“When many schools have cupboards full of musical instruments, why are so few students learning to play?”
Musical participation in schools has been increasingly linked to a range of benefits deemed critical for today’s students. This includes fostering creativity, offering unique ways of understanding and interpreting the world, and promoting numerous forms of school engagement.
It is also linked to a number of wellbeing and social justice benefits, such as increased inclusion and connectedness at school and classroom levels, as well as cultivating peacebuilding, diversity and intercultural understanding.
So why do so many schools have cupboards full of musical instruments gathering dust? Our ongoing research has identified several important trends.
One major barrier to sustained music programs relates to who actually delivers them. Some argue it should be the generalist classroom teacher, but as over 15 years of research and government reports have pointed out, most have neither the time nor the training to do so.
This speaks to two issues: the first being that space for the arts in generalist teacher-training has been on the decline since the 1990s, with more recent reports claiming it comprises an average of 1.51 per cent of time spent in Victorian preservice courses. This has left teachers who aren’t already musiciansunder-equipped in terms of both skill and confidence to provide music to their students.
And then teachers must deal with an increasingly crowded curriculum. Few would disagree the emphasis in our current education model on standardised testing, and mandated performance in core subjects like literacy and numeracy, has significantly reduced teachers’ abilities to focus on provision in other areas.
If you then add in all of the other “extras” teachers and schools are expected to provide their students – think Bike Ed, dental vans, science excursions, swimming lessons and more – suddenly teachers are up against the wall. This is not to deny the fantastic work many do to build music into their daily lessons, but in our research, it has been clear these are the exception, not the norm.
Unfortunately, we found that that, even when teachers who were incredibly supportive of the arts were given intensive support by skilled practitioners to integrate it into their daily teaching, most simply can’t find the time to do it. Others stated that, while in-class mentoring was valuable, this value lay in the fact that sessions provided students access to experiences they couldn’t, and didn’t intend to, provide themselves in their normal classes.
Some may argue the introduction of specialist teachers has addressed this issue.
Specialist teachers are employed, often part time, to deliver a specific subject that has been deemed too hard to deliver in the mainstream curriculum. In Victoria, this includes things like Languages Other Than English, Physical Education, and education in all art forms.
While this may be a useful model for the schools that can afford them, in the majority of the schools we’ve spoken to over the last six years, it is not a sustainable solution. Faced with the reality of being able to afford only one or two specialists, school leadership has told us they are left to pick and choose which of these specialist subjects they will provide.
Often this comes down to who is available, and what they are willing to do. Furthermore, because of the instability (and what many specialist music teachers report as a significant lack of support, or isolation, from the rest of the school community), these specialists regularly move on, taking the school music program with them.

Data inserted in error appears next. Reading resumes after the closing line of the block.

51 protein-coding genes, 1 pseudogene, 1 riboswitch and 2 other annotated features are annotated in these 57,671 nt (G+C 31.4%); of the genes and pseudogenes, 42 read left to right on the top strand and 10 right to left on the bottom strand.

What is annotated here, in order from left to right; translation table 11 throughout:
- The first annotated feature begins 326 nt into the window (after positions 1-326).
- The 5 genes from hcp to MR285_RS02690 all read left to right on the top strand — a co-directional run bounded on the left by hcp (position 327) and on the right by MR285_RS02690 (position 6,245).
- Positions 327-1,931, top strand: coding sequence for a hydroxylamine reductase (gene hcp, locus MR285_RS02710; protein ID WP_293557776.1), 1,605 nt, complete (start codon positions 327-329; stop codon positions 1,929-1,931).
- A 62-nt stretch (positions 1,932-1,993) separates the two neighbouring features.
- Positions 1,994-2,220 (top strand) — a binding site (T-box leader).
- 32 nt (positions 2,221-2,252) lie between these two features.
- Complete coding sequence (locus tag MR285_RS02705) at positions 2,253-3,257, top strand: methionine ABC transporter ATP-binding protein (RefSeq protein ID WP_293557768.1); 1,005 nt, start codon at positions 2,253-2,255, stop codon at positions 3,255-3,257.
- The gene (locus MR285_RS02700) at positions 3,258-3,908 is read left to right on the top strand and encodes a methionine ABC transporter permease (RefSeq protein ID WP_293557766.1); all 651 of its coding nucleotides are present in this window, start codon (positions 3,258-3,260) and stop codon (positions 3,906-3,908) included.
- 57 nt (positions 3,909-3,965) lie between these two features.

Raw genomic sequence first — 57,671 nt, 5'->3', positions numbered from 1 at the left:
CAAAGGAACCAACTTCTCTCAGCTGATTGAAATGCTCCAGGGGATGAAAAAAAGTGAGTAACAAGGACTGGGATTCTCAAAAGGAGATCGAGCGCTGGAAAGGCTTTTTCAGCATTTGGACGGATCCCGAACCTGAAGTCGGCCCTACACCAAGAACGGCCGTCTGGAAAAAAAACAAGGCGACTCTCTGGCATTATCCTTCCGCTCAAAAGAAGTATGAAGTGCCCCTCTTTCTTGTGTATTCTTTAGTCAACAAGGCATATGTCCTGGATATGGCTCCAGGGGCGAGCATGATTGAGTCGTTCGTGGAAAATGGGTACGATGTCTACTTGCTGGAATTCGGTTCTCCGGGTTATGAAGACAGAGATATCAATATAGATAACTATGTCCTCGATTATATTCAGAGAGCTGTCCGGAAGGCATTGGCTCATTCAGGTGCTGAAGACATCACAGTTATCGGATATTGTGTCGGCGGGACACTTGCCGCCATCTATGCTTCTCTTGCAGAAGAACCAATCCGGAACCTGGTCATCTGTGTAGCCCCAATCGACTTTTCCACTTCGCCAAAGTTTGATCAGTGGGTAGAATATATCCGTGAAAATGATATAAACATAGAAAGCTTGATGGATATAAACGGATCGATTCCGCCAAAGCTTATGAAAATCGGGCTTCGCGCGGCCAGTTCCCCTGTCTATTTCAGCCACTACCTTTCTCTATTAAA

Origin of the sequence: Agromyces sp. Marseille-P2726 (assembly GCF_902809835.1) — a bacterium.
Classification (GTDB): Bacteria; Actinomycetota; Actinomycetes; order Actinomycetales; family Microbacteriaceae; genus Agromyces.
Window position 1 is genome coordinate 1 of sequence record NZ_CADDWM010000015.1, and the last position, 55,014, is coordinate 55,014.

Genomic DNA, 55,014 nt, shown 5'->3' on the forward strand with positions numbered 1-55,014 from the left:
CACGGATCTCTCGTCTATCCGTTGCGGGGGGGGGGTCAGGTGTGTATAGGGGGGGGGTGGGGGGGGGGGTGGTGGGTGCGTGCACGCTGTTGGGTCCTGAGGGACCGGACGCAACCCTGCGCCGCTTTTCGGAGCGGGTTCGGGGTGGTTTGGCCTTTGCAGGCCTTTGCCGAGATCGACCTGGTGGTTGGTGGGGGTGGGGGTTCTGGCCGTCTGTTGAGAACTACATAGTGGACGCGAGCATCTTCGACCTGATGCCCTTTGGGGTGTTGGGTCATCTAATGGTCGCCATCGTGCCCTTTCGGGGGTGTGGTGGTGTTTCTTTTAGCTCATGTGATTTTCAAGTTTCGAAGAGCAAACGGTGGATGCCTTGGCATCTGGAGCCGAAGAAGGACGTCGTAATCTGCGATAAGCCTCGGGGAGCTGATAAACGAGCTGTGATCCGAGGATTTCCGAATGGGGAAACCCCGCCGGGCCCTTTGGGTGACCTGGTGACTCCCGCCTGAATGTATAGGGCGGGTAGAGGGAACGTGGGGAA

These factors lay the groundwork for what we call “the exposure model”, whereby schools tend to expose their students to as many diverse arts experience as possible. This is linked to an understanding that, not only is ongoing provision in one art form unrealistic, but will inevitably reduce students’ access to experiences in other areas.
Clearly, this undermines the stability of music provision, which requires extended, deep engagement to achieve the benefits noted above.
The most common factor which underpins all of this at a systemic and cultural level is what participants in our studies have repeatedly referred to as a lack of value for music, and the arts more generally, in our schools and in our society.
Participants have told us this lack of value exists among teaching staff, school leadership, parents, education departments, the federal government, and in some rare cases, even students. Schools have consistently reported to us that this is one of the biggest hurdles they face in supporting musical provision.
We, and many others, have argued strongly that governments need to go beyond rhetorical support for school music, and start providing schools tangible support to provide it. That is why I welcome the Victorian Government’s pledge, to provide $2 million over four years so that every Victorian student has access to music by 2018.
This is a significant step, and signals a value shift in the right direction. For this, people like Victorian Labor MP James Merlino should be commended for pushing this funding scheme through, and maintaining it one year on.
Yet, we are far from celebration. There is a lot of work to be done in our schools, and in our society, before all Victorian schools are really in a position to provide music to students.
The changes required are both structural, and cultural.
We first need to attribute value to music that is comparable to curriculum leviathans like maths and English. Secondly, this needs to be demonstrated through education policy structures that place music within the core of the educational experience, rather than an added extra.
Once we do this, then we can expect musical instruments to be used with the same surety as calculators and dictionaries.